And this is where I’d implore you to try stuff these last few weeks. Consider doing this: head over here and click on a grade level above your class and click through until you find a task that you find particularly compelling. And facilitate that.

Some other ideas for The Home Stretch:

  • Give a task that you think is “too hard” for your students, perhaps stCfIdlImUUAA_VO1 (1)arting with a particular “Portfolio Problem
  • Head over to and find some good Level 3 questions and give those (in this case, I’d suggest you can sift through some grade levels below. Some of those Level 3 questions are challenging even years after the intended grade level.)
  • Do a number talk – yes, High School teachers & students: I’m looking at you here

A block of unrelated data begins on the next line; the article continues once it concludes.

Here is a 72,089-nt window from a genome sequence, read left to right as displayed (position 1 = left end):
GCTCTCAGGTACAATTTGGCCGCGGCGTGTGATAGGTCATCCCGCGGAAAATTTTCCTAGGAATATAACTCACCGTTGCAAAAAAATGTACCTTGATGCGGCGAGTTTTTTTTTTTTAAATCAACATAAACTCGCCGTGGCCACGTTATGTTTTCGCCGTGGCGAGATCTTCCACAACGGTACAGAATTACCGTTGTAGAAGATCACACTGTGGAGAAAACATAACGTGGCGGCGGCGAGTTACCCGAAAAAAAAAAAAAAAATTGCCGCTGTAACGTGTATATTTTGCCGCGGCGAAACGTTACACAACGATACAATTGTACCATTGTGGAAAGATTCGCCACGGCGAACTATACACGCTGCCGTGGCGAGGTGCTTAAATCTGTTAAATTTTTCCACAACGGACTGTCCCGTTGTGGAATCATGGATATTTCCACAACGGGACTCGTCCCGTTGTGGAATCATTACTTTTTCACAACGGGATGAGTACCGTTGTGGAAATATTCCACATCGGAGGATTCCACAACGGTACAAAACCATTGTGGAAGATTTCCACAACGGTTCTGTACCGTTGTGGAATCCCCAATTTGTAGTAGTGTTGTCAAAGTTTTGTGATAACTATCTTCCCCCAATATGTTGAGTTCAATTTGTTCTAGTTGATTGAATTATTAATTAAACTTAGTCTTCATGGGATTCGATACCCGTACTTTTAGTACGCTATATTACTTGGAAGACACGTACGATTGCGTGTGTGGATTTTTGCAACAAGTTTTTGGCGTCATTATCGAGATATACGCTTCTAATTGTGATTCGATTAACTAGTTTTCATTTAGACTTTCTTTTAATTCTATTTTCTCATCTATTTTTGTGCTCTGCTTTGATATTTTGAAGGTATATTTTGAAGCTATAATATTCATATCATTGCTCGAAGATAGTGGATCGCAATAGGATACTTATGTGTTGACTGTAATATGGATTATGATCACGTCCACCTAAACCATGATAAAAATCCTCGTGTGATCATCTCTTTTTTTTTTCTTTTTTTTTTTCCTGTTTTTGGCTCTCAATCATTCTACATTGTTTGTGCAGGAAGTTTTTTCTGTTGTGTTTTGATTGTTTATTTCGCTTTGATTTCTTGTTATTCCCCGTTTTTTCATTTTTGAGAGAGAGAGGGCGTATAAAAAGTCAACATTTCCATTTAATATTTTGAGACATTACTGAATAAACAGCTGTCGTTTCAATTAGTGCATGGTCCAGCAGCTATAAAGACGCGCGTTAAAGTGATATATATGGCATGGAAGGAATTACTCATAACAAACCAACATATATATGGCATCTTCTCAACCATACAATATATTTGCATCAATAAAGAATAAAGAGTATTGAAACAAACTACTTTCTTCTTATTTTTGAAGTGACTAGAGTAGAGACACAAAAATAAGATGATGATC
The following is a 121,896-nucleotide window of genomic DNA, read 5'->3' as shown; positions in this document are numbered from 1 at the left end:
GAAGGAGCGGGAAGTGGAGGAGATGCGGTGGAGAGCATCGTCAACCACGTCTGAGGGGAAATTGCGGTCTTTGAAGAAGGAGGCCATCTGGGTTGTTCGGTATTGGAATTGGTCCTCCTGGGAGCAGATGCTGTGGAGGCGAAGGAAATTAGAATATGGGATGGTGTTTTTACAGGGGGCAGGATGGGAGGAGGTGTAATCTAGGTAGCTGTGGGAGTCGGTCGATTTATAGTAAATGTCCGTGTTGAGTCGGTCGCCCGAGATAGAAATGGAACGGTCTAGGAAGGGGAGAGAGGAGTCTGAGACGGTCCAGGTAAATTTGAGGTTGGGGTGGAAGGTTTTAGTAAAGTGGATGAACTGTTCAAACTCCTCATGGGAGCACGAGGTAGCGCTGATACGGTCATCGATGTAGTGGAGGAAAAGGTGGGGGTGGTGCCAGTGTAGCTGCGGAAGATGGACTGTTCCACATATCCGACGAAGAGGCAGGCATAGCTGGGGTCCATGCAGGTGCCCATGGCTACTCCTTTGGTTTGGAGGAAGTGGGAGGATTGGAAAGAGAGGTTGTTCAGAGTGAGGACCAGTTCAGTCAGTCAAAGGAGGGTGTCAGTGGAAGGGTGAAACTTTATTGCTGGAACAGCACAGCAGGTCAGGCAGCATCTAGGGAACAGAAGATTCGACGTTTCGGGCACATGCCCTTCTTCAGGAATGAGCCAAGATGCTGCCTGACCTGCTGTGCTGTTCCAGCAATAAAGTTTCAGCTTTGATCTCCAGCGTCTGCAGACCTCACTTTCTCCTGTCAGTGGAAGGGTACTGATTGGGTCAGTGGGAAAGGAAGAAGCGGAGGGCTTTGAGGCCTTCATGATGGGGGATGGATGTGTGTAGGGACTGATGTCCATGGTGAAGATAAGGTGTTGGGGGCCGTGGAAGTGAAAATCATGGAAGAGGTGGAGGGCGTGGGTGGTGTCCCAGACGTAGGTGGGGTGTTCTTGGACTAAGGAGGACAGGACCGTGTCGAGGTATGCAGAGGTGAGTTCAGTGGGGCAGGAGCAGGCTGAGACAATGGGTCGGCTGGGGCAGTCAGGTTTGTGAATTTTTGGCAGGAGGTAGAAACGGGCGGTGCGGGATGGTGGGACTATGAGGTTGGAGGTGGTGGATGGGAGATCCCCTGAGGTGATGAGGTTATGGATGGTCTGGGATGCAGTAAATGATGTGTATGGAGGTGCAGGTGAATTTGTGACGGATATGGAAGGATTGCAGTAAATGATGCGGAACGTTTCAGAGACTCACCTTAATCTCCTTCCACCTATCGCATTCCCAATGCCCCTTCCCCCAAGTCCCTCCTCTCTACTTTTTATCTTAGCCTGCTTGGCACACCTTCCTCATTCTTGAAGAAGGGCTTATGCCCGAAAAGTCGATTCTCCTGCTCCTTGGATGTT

• Give a task that is richer, and more complex than anything you’ve given thus far, maybe a Low Floor/High Cieling task
  • Do Fawn’s Hotel Snap activity
  • Spend a day (or two) having student do logic puzzles or puzzles from the New York Times such as Set, or Battleships, right)
  • Have students do some free writing or metacognition on their learning from the past year

In other words, consider doing the stuff you like doing in math, but are always like “I would love to do that, but the standards!” Or stuff you wanted to do throughout the year (recall that first week of school where you were like “this is going to be the best math class ever”), but left it sitting on the backburner due to all the other urgent details of teaching.

If you need something with a little more explicit rigor (thanks, admin), consider just going with the first suggestion – a task that’s allegedly too hard – and align it with the CCSS Standards of Mathematical Practice and you’re good to go. The nice thing about that is that you’ll get those rich artifacts that I’m always yammering on about.

We’re in the Home Stretch now folks. Let’s finish strong and send kids into summer with some fun math, real math, while we’re at it.